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Vatican Secretary of State
Head of the Secretariat of State of the Holy See
Secretary of State of His Holiness The Pope Secretarius Status Sanctissimi Papae
The Cardinal Secretary is appointed by the Pope, and serves as one of his principal advisors. As one of the senior offices in the Roman Catholic Church, the secretary is required to be a cardinal. If the office is vacant, a non-cardinal may serve as pro-tem secretary of state, exercising the powers of the Secretary of State until a suitable replacement is found or the Pro-Secretary is made a cardinal in a subsequent consistory.
The office traces its origins to that of secretarius intimus, created by Pope Leo X in the early 16th century to handle correspondence with the diplomatic missions of the Holy See, which were just beginning to become permanent postings instead of missions sent on particular occasions. At this stage the secretary was a fairly minor functionary, the Vatican administration being led by the Cardinal Nephew, the Pope's confidant usually taken from his family.
The imprudence of Pope Julius III in entrusting the office of Cardinal Nephew to his alleged lover Innocenzo Ciocchi Del Monte, a teenaged, virtually illiterate street urchin whom his brother had adopted a few years earlier, led to an upgrading of the Secretary's job, as the incumbent had to take over the duties the Cardinal Nephew was unfit for. By the time of Pope Innocent X the Secretary of State was always himself a Cardinal, and Pope Innocent XII abolished the office of Cardinal Nephew in 1692. From then onwards the Secretary of State has been the most important of the officials of the Holy See.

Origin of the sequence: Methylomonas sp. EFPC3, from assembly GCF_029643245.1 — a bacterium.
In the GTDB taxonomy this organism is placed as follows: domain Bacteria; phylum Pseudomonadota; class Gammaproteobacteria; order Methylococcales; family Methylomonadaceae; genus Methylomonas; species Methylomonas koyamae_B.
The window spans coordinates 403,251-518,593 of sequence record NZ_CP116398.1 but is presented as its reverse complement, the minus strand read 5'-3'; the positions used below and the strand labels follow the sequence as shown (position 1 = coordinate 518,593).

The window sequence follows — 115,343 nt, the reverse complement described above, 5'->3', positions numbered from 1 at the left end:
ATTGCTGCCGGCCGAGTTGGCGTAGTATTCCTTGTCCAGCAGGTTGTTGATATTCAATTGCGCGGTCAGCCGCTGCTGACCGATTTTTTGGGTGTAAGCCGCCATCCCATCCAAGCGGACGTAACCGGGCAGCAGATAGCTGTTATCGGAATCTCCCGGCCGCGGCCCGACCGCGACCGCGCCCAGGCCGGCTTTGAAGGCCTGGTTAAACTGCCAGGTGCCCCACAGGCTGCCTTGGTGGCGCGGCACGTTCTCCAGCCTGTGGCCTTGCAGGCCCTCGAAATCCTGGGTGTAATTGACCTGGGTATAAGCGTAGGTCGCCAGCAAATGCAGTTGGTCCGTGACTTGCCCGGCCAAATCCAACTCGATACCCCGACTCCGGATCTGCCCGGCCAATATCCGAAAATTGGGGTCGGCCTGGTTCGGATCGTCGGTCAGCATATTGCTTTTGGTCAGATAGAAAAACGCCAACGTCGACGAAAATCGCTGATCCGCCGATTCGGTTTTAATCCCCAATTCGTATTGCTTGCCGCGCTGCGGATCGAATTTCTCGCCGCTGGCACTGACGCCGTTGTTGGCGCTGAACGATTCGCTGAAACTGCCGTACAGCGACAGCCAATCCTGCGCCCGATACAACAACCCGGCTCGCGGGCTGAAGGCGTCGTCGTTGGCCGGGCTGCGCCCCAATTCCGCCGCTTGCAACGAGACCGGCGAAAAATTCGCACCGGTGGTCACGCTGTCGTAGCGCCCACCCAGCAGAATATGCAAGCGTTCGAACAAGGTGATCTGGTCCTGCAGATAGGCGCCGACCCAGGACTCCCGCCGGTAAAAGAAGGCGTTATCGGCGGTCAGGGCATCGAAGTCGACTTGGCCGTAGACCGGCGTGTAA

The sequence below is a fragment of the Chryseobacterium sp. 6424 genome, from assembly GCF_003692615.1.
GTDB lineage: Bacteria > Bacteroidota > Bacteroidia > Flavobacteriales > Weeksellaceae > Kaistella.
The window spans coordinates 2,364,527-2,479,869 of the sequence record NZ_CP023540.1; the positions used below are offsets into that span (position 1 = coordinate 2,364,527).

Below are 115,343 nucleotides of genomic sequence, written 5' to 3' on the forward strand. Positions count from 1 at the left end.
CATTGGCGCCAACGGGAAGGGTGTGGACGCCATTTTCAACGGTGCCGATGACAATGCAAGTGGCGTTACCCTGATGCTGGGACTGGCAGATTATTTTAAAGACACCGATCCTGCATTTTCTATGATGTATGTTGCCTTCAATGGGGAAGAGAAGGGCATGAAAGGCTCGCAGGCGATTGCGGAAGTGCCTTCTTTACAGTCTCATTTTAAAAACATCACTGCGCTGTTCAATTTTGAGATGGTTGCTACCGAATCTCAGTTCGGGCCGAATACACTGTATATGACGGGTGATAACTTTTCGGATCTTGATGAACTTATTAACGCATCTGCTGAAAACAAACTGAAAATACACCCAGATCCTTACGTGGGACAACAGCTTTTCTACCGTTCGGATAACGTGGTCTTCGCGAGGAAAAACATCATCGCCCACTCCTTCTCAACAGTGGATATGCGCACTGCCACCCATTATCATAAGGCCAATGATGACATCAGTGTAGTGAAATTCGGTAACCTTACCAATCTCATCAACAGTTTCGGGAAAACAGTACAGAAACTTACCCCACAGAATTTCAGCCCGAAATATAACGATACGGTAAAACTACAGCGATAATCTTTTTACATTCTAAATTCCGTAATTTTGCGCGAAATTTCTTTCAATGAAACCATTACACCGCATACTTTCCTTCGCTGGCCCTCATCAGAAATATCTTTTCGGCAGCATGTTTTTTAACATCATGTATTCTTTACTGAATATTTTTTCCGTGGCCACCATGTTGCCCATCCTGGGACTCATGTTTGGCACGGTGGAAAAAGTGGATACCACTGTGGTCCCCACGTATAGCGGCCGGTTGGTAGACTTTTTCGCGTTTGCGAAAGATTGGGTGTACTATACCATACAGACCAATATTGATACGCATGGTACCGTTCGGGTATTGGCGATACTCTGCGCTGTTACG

In 1968, Pope Paul VI's apostolic constitution Regimini Ecclesiae Universae further enhanced the powers of the Secretary, placing him over all the other departments of the Roman Curia. In 1973 Paul further broadened the Secretaryship by abolishing the ancient office of Chancellor of the Holy Roman Church and merging its functions into those of the Secretary.
^Bartolomeo Francesco de la Capra, Papal Notary, acted in the capacity of Vice Chancellor. S. Miranda indicates that Cardinal Marino Bulcani was named Vice Chancellor in February 1394 and occupied the post until his death on 8 August 1394, but Bresslau, Klewitz, Handbuch..., p. 262 make no reference to him and indicate that Bartolomeo Francesco de la Capra became Director of the Chancery no later than 2 May 1394.
^Gerard Faidit (1426-31) and Blasius Molino (1431-6) acted as Regents of the Chancery.
^Jean almost certainly was Vice Chancellor by 1433, when he attended the Council of Basel.
^Berardo Eroli (1453-7) and Juan de Mella (1455-7) acted as Regents of the Chancery.
^Pope Pius XII, having been the Secretary of State under Pope Pius XI, did not name a Secretary after the death of Cardinal Maglione in 1944. Beneath his direct supervision, the duties were divided between two protonotary apostolic, Domenico Tardini and Giovanni Battista Montini, who in 1952 were both named Pro-Secretary of State, for Extraordinary and Ordinary affairs respectively. In 1954 Montini (the future Pope Paul VI) left the Roman Curia to become Archbishop of Milan, but only under Pope John XXIII was Tardini named a Cardinal and full Secretary.